(A-D) Number of Herpesviridae family members and total viruses detected by case, for each condition. (E) Average number of Herpesviridae family members and total viruses detected within each condition. iMCD, idiopathic multicentric Castleman disease; UCD, unicentric CD; HHV-8, Kaposi sarcoma-associated/human herpes virus(HHV)-8 positive MCD; Values are presented as mean ± standard deviation, as appropriate.

https://doi.org/10.1371/journal.pone.0218660.g002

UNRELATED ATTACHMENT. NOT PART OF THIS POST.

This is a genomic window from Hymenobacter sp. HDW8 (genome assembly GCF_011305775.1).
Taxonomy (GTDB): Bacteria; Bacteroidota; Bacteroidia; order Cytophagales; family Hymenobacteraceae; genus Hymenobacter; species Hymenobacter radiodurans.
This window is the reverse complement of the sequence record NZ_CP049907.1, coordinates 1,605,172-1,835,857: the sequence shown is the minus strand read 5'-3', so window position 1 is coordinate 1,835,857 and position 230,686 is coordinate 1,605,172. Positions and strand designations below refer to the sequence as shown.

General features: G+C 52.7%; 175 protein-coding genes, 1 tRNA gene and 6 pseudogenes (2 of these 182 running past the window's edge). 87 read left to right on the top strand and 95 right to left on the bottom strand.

Although a single virus was not universally detected across the two HHV-8-negative CD cohorts, it could be that, similar to HHV-8-positive MCD, a subset of cases within a cohort are driven by a particular virus. EBV transcripts were detected in 4/11 iMCD and 7/12 UCD cases. In addition, one case of iMCD was HHV-6 positive. Comparing iMCD cases with any detectable Herpesviridae family members (5/11) with those without such transcripts (6/11), the Herpesviridae-associated cases were also associated with elevated inflammatory markers, relapsing disease and TAFRO syndrome (Table 3). To investigate the correlative relationship of EBV, the most prevalent of the Herpesviridae family members, with CD subtypes including TAFRO syndrome, we assembled a separate cohort of lymph node tissue and performed in situ hybridization (ISH) for EBV-encoded small RNAs (EBER). We observed significantly fewer EBER-positive cells in iMCD (1.7 ± 2.8 per high power field (HPF); Fig 3A) and UCD lymph node tissue (2 ± 2.3 per HPF; Fig 3B) compared to HHV-8-positive MCD (182 ± 201.9 per HPF; Fig 3C) and EBV-associated lymphoproliferative disorder (LPD) (104 ± 60.2 per HPF; Fig 3D) lymph node tissue (F-statistic = 7.99; p<0.0007 for all comparisons) (Fig 3E). Additionally, clinical EBV viral load testing by PCR on peripheral blood from 29 iMCD cases (8 of which were also examined by ISH) correlated with EBER ISH results: all 29 cases, including eight iMCD-TAFRO cases, were negative.